Federal Reserve Bank of Boston
Lending to unhealthy firms in Japan during the lost decade: distinguishing between technical and financial health
We investigate the misallocation of credit in Japan associated with banks’ evergreening loans, distinguishing between two types of firm distress: (perhaps temporary) financial distress and technical distress, which reflects weak operational capabilities, as indicated by low total factor productivity. We show that previous evidence related to firms’ financial health is problematic due to the mixing of loan-demand and loan-supply effects. Using a direct measure of operational health, we provide unambiguous, direct evidence of evergreening behavior, as well as confirming evidence based on the relative impacts on subsequent firm viability of loans by bank types with different incentives to evergreen loans.
Cite this item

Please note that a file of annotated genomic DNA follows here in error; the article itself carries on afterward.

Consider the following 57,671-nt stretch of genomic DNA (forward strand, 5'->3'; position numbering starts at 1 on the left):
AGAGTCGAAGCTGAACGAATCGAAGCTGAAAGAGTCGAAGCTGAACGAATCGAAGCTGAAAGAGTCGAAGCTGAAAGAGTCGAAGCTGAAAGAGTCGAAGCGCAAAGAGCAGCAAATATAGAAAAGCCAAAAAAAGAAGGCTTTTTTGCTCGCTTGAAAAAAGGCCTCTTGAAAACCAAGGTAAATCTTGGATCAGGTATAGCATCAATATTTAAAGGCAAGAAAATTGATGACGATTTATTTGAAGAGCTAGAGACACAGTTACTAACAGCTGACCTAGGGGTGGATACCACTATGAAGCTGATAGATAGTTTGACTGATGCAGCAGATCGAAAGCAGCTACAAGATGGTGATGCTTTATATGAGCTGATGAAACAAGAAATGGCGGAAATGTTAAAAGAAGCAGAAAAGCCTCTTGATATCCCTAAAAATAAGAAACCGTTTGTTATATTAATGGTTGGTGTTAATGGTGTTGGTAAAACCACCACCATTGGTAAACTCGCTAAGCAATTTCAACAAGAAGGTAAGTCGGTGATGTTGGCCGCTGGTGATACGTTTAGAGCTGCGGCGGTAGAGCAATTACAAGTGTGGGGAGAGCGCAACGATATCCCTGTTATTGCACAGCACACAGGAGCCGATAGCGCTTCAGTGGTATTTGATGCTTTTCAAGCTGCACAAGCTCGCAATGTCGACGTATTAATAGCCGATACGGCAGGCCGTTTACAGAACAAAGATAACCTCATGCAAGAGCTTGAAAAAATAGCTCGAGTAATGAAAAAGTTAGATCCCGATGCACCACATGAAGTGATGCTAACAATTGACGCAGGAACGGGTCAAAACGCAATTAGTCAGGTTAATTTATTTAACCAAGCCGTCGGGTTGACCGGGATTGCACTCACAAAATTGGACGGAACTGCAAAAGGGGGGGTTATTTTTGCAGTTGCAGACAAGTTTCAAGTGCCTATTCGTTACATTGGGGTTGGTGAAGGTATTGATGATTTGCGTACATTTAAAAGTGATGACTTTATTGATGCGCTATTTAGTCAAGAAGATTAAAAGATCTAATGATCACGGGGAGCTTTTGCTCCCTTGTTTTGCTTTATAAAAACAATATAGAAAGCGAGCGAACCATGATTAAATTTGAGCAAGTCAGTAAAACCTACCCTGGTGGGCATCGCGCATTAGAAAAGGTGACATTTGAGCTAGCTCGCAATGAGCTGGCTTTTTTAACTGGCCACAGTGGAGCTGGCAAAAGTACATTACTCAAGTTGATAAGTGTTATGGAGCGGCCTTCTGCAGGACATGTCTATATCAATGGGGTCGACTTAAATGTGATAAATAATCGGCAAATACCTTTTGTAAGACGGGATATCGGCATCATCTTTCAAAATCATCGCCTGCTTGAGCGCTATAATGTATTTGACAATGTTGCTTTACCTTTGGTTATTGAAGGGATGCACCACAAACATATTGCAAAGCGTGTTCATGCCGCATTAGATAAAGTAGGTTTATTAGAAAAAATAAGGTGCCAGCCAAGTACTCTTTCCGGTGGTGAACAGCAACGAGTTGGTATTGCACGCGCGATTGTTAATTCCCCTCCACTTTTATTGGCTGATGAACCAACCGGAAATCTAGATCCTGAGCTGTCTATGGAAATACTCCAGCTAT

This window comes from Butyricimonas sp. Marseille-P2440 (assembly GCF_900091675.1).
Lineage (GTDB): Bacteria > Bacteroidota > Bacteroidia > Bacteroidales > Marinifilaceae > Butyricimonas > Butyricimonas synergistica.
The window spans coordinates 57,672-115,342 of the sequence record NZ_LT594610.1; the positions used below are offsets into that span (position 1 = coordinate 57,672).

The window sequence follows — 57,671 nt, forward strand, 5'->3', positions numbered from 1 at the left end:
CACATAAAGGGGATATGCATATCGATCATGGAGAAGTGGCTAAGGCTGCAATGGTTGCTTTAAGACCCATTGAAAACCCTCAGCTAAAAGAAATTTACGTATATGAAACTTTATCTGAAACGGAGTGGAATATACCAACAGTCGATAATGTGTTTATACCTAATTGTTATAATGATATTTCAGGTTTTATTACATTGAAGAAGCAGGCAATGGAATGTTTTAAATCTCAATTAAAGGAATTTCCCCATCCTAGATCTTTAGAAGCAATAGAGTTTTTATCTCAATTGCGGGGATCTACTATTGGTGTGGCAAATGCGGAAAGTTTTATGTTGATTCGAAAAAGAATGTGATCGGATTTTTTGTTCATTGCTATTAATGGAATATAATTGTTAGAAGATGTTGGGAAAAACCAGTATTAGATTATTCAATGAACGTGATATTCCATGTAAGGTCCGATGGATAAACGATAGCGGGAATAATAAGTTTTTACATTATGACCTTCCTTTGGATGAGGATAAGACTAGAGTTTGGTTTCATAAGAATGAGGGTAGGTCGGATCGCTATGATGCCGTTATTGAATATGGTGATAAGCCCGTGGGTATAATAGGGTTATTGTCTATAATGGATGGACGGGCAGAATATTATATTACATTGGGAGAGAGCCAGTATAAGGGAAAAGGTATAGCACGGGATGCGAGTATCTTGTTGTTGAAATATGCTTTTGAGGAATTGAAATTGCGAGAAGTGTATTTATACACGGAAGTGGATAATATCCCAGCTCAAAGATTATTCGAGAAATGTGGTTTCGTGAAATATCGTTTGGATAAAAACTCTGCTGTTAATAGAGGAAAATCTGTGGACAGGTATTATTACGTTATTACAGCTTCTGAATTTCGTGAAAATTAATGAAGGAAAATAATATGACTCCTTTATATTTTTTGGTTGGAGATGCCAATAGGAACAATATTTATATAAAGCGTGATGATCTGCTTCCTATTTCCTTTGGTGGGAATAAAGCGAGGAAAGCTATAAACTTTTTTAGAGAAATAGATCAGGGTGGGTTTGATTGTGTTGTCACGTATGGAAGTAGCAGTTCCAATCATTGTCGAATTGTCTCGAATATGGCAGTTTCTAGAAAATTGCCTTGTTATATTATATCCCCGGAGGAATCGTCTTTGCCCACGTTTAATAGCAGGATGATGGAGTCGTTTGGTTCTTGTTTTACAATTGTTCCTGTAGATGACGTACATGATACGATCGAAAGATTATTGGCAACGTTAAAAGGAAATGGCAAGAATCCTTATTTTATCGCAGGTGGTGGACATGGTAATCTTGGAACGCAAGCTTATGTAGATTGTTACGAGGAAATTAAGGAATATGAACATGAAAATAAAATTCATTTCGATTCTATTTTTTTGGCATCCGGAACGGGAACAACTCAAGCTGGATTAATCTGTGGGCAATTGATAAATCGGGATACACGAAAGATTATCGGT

Suparna Chakraborty & Joe Peek, Lending to unhealthy firms in Japan during the lost decade: distinguishing between technical and financial health, Federal Reserve Bank of Boston, Working Papers 16-22, 01 Dec 2016.
- E44 - Macroeconomics and Monetary Economics - - Money and Interest Rates - - - Financial Markets and the Macroeconomy
- E51 - Macroeconomics and Monetary Economics - - Monetary Policy, Central Banking, and the Supply of Money and Credit - - - Money Supply; Credit; Money Multipliers
- G21 - Financial Economics - - Financial Institutions and Services - - - Banks; Other Depository Institutions; Micro Finance Institutions; Mortgages
Keywords: total factor productivity; bank lending; Japan; zombie firms; financial crisis
This item with handle RePEc:fip:fedbwp:16-22
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